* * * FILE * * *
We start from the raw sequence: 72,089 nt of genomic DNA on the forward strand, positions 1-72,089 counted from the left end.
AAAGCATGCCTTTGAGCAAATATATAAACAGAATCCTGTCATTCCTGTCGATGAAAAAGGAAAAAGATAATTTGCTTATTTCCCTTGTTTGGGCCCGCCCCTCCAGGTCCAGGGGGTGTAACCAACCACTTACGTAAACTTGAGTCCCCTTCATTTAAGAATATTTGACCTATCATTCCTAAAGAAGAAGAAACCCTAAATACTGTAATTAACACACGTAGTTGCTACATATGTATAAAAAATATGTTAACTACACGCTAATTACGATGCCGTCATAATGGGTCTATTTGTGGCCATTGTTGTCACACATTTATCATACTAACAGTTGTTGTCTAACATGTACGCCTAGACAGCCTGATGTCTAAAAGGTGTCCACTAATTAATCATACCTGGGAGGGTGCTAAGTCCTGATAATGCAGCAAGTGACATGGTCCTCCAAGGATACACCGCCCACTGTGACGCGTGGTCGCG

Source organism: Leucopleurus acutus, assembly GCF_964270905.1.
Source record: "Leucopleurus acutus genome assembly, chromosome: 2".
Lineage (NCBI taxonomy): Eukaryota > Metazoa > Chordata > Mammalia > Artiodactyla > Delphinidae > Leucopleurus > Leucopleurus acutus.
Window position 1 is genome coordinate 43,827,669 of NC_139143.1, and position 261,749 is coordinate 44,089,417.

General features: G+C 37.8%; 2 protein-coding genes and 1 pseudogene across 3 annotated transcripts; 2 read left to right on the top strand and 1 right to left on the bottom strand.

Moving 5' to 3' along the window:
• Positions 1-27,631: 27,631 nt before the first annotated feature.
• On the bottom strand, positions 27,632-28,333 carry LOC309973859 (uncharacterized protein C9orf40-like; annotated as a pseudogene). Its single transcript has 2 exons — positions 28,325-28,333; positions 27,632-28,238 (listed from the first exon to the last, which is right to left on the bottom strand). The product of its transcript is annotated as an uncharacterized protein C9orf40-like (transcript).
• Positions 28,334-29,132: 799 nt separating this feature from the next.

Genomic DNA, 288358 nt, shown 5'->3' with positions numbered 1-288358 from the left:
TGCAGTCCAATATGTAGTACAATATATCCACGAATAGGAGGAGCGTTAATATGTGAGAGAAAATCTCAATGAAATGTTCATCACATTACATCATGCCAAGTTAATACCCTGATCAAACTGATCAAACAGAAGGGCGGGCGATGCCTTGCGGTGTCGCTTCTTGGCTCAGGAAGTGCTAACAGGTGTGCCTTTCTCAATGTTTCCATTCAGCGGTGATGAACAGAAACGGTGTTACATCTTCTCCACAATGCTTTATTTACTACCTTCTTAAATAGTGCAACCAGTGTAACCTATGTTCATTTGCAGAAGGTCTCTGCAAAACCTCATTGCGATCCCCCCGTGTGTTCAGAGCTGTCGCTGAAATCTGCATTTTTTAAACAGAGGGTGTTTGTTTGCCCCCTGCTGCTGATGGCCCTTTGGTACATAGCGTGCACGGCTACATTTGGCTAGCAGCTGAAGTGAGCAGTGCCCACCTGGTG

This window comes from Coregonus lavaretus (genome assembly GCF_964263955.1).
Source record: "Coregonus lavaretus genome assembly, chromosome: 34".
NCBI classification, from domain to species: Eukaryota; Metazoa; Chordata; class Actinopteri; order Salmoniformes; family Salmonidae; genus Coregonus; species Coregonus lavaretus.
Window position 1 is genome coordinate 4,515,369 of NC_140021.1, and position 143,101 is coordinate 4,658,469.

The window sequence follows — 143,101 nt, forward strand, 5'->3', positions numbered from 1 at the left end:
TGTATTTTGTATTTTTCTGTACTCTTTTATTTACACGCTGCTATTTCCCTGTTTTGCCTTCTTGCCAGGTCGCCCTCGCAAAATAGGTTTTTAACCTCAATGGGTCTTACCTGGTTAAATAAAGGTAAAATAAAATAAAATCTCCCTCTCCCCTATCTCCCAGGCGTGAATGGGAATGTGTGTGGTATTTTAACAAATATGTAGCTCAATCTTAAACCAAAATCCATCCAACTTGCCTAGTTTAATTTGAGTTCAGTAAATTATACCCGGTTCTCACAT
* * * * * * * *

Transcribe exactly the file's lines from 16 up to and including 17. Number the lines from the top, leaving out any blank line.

NCBI classification, from domain to species: Eukaryota; Metazoa; Chordata; class Actinopteri; order Salmoniformes; family Salmonidae; genus Coregonus; species Coregonus lavaretus.
Window position 1 is genome coordinate 4,515,369 of NC_140021.1, and position 143,101 is coordinate 4,658,469.